Some people feel as though they are uninsured, even if they are technically insured, because they are responsible for a lot of out-of-pocket costs. This is especially true if someone has a high annual
deductible. If you have a $3,000, $5,000, or $10,000 deductible, you are functionally uninsured...that's a sobering thought! Source...
Allen makes the point that he is not advocating that we should not pay our bills at all, but "that we should never pay the first bill until we have checked it to make sure it's accurately priced and accurately documented." Source...
Did you know that experts who review medical bills for a living say that almost every medical bill has some kind of an error. It's common for there to be charges for things that didn't even happen. And, it's very common to be charged more than you should be charged for something that did happen.
Allen also said, "In America, we say the customer is always right. But in health care, the insurance companies are more concerned with keeping the hospitals, doctors, nursing homes and others in their networks than they are making sure that we're satisfied with the quality of care or the accuracy of the billing. So, even if you have an error in your bill, your insurance company will just pay it!"
People get the feeling that they are on their own. There's seems to be a sense of betrayal that the American public feels. Older Americans who are caring for their older parents have experienced the higher and higher costs year after year!
That's why there is momentum to do something about this situation in the American health care system!
Allen closes this interview by saying, "It's going to be a fight. There's going to be winners and losers, because right not they're taking away more of our money than they should and they're not going to release their grip on our money without us fighting back." Source...
We invite you to read this entire interview at Next Avenue.
So many people, especially those Over 50, are looking for ways to assure better sleep!
These ten tips are simple and can be easily incorporated into your day and evening routines.
Getting enough sleep is important because it helps you feel better during the day. Sleep also plays a critical role in maintaining your good health. according to The Sleep Council.
You need to “power down” your brain if you’re going to sleep well. Meditation is a great way to give your brain a break. Label your bedroom as a worry-free zone so you can sleep soundly.
Keep everything that relates to work or stress in a separate room which is physically separated from where you sleep. That means your phone, TV, paperwork, bills, etc., will be out of sight and, hopefully, out of mind!
Did you know that we spend 33% of our lives asleep? Therefore, improving sleep means improving 1/3 of your life!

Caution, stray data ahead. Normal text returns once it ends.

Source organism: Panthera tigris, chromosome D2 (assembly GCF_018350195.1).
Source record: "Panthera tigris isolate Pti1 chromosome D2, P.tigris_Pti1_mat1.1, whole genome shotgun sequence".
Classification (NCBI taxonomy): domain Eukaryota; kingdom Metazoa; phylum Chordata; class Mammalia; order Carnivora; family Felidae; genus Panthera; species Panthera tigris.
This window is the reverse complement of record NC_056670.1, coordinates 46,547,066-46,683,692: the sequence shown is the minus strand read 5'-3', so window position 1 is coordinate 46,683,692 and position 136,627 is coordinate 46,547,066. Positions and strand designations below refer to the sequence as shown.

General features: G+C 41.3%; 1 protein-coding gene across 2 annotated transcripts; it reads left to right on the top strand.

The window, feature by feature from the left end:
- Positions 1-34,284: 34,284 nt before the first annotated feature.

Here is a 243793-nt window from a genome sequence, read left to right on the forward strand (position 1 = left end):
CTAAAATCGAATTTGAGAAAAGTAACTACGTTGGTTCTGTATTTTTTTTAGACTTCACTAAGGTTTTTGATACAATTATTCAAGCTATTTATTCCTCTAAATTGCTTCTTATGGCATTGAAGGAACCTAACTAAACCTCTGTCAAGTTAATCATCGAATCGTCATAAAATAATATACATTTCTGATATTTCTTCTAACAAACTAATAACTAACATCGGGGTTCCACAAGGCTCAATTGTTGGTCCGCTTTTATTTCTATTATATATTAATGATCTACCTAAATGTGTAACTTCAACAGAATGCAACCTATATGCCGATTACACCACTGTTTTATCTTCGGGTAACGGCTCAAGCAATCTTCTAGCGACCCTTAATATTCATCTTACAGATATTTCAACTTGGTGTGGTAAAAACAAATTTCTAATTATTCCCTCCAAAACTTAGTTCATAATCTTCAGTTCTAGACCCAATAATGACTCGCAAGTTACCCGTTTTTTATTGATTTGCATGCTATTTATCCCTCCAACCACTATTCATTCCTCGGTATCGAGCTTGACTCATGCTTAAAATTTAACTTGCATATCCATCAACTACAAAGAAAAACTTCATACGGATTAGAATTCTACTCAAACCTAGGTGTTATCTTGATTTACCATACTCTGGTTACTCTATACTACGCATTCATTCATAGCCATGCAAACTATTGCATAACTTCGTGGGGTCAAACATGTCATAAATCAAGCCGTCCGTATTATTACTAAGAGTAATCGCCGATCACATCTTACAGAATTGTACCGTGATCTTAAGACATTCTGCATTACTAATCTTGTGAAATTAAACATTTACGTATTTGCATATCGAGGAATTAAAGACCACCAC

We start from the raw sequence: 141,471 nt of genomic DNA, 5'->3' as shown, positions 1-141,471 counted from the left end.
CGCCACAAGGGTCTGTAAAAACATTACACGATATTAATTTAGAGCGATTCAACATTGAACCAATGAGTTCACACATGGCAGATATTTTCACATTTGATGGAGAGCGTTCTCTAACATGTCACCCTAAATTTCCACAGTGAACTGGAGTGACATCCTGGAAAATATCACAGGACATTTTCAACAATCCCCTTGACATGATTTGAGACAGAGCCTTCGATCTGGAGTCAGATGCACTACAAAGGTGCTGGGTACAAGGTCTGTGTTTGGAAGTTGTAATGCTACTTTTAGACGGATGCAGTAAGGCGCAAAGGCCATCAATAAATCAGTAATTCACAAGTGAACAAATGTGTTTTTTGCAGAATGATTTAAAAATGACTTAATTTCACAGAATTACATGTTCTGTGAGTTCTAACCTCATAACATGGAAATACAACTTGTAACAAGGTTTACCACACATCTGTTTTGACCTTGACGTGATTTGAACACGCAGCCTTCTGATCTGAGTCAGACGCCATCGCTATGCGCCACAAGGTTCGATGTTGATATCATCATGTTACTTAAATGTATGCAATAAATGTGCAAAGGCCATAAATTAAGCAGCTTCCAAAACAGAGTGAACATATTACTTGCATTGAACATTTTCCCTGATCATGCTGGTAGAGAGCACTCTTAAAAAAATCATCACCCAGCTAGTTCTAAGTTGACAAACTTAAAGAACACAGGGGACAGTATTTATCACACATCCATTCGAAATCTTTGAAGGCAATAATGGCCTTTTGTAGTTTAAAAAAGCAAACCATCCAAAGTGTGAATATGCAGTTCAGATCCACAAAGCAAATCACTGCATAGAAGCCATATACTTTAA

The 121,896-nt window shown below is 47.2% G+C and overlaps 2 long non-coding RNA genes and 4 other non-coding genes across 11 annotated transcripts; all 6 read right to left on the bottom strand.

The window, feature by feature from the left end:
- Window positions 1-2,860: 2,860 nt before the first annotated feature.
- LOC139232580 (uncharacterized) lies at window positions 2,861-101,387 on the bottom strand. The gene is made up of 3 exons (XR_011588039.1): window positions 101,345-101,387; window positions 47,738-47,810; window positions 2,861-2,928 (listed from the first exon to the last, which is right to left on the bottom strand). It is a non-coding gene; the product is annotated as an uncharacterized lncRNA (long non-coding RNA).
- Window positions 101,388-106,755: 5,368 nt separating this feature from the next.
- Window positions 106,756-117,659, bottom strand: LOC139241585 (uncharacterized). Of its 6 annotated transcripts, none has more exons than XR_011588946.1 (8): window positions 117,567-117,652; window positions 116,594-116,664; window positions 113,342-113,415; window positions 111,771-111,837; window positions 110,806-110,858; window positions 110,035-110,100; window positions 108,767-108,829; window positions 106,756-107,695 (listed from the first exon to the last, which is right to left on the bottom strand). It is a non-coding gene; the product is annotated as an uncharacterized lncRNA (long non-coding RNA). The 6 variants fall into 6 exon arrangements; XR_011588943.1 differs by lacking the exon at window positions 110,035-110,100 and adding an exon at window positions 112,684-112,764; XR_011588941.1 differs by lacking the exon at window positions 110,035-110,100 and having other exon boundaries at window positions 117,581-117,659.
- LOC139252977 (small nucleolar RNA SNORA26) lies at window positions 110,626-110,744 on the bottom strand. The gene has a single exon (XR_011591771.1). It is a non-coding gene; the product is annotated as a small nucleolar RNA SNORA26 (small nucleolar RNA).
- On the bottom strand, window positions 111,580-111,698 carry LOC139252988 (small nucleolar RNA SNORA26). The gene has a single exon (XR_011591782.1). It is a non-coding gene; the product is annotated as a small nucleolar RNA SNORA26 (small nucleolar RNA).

You will find additional information and resources at the bottom of this page!
Bucket lists are a popular topic among all age groups, but especially those in their 50’s, 60’s and beyond. There was even a popular movie titled The Bucket List, released in 2007, featuring seasoned actors Jack Nicholson and Morgan Freeman – who played two men with terminal illnesses – who wanted to cross items off their own bucket lists before they died.
Of course, you don’t need an illness to start a bucket list. Better to begin long before your own mortality is staring you in the face. Here are some reasons you might or might not want to start and pursue you own bucket list.
Bucket List Pros:
Bucket List Cons:
There is a Common Misperception That Bucket lists are Only for Big Items
There is a common misperception that bucket lists are only for big items, but they are really for whatever you find meaningful. Here are the types of things that can go on bucket lists:
If you are looking for idea starters, try this article from developgoodhabits.com. They not only give you 553 potential bucket list items but also the following great advice for building your own list: “As you go through this list, be sure to write down the items that resonate with your “personal why.” Then add the ideas that sound like a great challenge. Then the stuff that’s fun. Then the ideas that you can share with your significant other. And finally, the ideas that will help with your self-improvement efforts.”
Remember that the bucket list is a positive endeavor – what you intend to do – and not about what you aren’t going to do. Not doing cool stuff is a common deathbed regret. And guess what my friend – you get to define what you consider cool stuff! This is a great privilege but can be wasted if you fail to write out and go make the items on your bucket list happen. What better time to start than right now? .
For more adventures in retirement...Click Here
Colorado Springs Over 50
We would love to hear from you on ideas you would like us to investigate and write about.